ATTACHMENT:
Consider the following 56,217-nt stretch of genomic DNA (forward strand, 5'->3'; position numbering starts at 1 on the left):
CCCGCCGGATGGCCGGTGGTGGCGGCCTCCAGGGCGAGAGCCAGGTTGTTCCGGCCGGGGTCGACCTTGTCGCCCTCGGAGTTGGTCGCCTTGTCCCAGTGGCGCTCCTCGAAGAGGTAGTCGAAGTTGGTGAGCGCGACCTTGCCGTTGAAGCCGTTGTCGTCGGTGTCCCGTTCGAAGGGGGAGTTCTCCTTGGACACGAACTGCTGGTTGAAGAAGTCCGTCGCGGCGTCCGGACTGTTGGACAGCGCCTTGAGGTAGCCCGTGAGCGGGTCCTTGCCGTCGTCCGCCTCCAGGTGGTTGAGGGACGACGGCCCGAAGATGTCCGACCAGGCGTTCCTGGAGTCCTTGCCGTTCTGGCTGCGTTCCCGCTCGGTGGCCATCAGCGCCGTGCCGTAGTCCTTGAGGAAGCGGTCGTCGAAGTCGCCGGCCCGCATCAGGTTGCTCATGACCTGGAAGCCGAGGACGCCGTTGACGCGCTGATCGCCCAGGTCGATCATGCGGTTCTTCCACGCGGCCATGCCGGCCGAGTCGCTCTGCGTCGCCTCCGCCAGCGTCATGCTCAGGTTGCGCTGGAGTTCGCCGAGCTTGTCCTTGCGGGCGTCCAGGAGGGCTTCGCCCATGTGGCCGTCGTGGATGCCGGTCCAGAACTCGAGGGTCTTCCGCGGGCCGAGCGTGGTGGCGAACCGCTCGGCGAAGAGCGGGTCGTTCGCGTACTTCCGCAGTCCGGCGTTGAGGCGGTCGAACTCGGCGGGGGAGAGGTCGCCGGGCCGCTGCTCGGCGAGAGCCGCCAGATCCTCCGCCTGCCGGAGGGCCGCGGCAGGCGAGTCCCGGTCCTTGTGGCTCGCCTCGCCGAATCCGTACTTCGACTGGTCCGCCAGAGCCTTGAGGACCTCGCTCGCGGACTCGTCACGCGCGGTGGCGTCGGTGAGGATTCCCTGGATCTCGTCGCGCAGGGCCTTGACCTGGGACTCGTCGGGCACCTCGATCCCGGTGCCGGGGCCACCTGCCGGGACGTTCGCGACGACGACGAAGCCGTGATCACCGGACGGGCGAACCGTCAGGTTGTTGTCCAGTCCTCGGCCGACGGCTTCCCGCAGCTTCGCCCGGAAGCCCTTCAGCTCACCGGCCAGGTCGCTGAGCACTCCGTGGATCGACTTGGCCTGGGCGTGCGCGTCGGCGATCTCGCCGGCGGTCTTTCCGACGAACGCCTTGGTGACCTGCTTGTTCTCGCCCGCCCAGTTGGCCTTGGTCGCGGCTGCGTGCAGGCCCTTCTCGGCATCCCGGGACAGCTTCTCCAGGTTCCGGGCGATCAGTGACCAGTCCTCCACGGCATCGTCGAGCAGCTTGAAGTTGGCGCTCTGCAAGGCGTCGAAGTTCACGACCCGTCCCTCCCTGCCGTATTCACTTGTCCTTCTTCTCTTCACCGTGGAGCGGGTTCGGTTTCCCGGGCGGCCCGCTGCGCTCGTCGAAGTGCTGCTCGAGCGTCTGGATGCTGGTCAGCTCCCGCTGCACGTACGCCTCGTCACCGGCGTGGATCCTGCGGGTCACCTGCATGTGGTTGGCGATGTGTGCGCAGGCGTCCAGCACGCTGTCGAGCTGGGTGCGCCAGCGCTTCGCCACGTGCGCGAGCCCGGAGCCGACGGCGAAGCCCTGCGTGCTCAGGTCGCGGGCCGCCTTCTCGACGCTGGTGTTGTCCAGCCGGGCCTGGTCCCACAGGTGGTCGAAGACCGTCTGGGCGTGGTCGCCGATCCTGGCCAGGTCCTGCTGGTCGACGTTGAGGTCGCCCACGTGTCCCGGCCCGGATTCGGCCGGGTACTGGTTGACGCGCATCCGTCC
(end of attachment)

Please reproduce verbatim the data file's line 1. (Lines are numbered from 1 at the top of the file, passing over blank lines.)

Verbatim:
Consider the following 56,217-nt stretch of genomic DNA (forward strand, 5'->3'; position numbering starts at 1 on the left):